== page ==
John Mason Neale was born in London to evangelical parents. His father’s early death meant that Neale attended many different schools; he eventually earned a degree from Trinity College, Cambridge. While at Cambridge, Neale moved from an evangelical to a strongly Anglican religious orientation. He helped found the Cambridge Camden Society, which later became the Ecclesiological Society, at Cambridge in 1839; the group’s main goal was to align church architecture, decoration, and ritual with its teaching. Neale was ordained a deacon in 1841 and a priest in 1842. His role in mid-19th-century British religious history is complex: many of his innovations, including establishing the Society of Saint Margaret for the nursing of pensioners and the poor, seemed too close to Roman Catholicism for Anglican leaders of the day.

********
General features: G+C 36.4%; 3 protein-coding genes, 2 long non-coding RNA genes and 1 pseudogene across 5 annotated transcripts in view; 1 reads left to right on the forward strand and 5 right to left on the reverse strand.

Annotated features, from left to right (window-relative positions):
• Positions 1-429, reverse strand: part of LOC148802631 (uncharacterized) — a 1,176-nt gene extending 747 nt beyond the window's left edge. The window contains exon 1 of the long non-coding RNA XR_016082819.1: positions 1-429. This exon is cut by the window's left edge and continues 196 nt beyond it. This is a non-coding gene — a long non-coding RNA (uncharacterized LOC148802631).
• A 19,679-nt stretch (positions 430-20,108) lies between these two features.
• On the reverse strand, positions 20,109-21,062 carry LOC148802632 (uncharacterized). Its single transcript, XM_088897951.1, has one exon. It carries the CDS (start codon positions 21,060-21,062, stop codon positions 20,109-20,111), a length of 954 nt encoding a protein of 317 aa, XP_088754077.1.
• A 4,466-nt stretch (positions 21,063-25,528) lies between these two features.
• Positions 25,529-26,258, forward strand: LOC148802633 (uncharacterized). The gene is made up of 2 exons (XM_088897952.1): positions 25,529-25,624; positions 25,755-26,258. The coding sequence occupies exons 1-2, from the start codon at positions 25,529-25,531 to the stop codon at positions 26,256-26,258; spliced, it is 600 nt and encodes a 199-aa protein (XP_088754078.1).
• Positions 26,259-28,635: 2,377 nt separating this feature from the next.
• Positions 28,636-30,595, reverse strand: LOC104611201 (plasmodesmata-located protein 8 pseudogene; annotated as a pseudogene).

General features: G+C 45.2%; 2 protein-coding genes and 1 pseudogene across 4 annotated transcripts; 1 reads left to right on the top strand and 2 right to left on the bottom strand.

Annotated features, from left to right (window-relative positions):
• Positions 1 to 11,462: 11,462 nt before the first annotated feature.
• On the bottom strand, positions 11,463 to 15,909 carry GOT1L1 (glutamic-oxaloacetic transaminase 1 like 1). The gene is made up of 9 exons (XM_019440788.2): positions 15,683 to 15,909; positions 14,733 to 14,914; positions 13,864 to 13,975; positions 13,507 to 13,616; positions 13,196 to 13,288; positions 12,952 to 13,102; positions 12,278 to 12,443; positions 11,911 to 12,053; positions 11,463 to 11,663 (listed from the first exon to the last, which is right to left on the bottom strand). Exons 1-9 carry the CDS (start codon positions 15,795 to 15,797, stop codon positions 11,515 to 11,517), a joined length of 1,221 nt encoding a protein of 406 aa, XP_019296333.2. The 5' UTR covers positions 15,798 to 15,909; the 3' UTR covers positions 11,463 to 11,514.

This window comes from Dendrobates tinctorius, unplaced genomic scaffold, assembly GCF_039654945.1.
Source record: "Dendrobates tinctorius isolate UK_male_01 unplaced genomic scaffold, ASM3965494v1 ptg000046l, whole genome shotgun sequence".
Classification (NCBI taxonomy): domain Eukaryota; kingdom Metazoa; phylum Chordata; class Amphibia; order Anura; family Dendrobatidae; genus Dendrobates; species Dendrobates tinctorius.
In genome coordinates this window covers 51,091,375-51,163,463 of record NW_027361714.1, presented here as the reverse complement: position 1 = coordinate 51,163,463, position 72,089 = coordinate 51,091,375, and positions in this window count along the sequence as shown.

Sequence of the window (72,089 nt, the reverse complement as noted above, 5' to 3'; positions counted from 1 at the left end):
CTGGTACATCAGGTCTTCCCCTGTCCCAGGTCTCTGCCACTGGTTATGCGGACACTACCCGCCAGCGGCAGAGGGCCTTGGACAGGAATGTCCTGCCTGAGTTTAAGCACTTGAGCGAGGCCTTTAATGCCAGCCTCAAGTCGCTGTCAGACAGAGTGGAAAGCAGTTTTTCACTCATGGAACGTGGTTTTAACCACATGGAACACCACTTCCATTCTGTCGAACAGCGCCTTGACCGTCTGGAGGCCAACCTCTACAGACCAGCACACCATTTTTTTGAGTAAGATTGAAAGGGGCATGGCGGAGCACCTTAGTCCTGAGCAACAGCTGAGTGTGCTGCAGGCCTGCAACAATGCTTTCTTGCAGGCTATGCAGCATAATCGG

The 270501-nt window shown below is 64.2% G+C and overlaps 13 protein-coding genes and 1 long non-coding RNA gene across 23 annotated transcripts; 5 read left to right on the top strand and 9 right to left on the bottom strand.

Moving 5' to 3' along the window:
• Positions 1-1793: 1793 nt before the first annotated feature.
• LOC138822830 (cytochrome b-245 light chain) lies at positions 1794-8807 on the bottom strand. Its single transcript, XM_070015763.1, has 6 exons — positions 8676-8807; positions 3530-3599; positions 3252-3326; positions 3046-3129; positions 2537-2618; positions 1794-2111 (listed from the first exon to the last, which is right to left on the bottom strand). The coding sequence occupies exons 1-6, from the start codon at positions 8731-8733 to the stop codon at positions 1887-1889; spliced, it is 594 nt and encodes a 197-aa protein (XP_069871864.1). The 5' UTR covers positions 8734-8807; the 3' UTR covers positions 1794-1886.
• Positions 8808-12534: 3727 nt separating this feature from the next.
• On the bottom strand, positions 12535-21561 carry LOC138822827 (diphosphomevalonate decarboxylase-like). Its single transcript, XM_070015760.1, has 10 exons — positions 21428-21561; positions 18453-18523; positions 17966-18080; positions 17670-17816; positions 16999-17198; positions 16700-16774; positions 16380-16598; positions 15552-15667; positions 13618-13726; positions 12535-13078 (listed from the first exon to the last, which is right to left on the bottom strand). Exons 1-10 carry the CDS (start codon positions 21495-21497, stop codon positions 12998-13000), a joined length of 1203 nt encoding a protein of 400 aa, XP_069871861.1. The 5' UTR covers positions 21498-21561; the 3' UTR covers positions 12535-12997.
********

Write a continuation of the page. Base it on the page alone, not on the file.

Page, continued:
Nonetheless, Neale’s literary and religious output was immense. He wrote books and pamphlets on a wide range of spiritual and material issues. Neale’s other volumes included novels, books for children, and works on church history. He penned a multivolume History of the Holy Eastern Church (1847, 1850, and a posthumous volume in 1873). Neale’s interest in Eastern Christianity led him to translate Hymns of the Eastern Church (1862), though he translated many other kinds of hymns, including from Latin, for Anglican use. Neale is best remembered as a hymnist whose collections include Hymns for Children (1843), Hymns for the Sick (1843), Carols for Christmas-tide (1853), and Carols for Easter-tide (1854). Perhaps his most famous carol is “Good King Wenceslas.” Neale’s early death, at age 48, was not widely recognized at the time; however, the archbishop of Canterbury celebrated its centenary.
Poems by John Mason Neale
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